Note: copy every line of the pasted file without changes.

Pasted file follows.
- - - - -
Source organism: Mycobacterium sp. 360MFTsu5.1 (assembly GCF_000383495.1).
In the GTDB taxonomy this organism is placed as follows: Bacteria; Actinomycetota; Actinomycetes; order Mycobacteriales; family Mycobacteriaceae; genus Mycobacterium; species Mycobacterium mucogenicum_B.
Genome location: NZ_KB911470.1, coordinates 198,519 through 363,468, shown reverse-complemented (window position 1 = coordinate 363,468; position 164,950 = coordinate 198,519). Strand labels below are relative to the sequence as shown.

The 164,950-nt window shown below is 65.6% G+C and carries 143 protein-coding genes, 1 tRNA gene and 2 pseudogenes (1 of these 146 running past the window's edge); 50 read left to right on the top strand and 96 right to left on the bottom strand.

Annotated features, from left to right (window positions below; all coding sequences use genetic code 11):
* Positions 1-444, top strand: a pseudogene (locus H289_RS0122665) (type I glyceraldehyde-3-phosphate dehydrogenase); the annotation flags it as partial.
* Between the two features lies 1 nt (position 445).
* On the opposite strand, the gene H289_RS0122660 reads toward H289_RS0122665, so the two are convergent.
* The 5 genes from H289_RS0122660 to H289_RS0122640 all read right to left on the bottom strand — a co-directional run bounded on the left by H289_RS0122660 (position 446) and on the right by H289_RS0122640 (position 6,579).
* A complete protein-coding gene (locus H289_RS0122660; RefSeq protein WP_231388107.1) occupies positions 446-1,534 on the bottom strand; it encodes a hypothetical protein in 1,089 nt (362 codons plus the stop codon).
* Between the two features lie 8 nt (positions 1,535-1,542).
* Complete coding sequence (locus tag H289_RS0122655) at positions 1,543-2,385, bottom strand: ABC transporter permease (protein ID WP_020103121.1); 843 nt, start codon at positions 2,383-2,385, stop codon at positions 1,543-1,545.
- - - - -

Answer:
Source organism: Mycobacterium sp. 360MFTsu5.1 (assembly GCF_000383495.1).
In the GTDB taxonomy this organism is placed as follows: Bacteria; Actinomycetota; Actinomycetes; order Mycobacteriales; family Mycobacteriaceae; genus Mycobacterium; species Mycobacterium mucogenicum_B.
Genome location: NZ_KB911470.1, coordinates 198,519 through 363,468, shown reverse-complemented (window position 1 = coordinate 363,468; position 164,950 = coordinate 198,519). Strand labels below are relative to the sequence as shown.

The 164,950-nt window shown below is 65.6% G+C and carries 143 protein-coding genes, 1 tRNA gene and 2 pseudogenes (1 of these 146 running past the window's edge); 50 read left to right on the top strand and 96 right to left on the bottom strand.

Annotated features, from left to right (window positions below; all coding sequences use genetic code 11):
* Positions 1-444, top strand: a pseudogene (locus H289_RS0122665) (type I glyceraldehyde-3-phosphate dehydrogenase); the annotation flags it as partial.
* Between the two features lies 1 nt (position 445).
* On the opposite strand, the gene H289_RS0122660 reads toward H289_RS0122665, so the two are convergent.
* The 5 genes from H289_RS0122660 to H289_RS0122640 all read right to left on the bottom strand — a co-directional run bounded on the left by H289_RS0122660 (position 446) and on the right by H289_RS0122640 (position 6,579).
* A complete protein-coding gene (locus H289_RS0122660; RefSeq protein WP_231388107.1) occupies positions 446-1,534 on the bottom strand; it encodes a hypothetical protein in 1,089 nt (362 codons plus the stop codon).
* Between the two features lie 8 nt (positions 1,535-1,542).
* Complete coding sequence (locus tag H289_RS0122655) at positions 1,543-2,385, bottom strand: ABC transporter permease (protein ID WP_020103121.1); 843 nt, start codon at positions 2,383-2,385, stop codon at positions 1,543-1,545.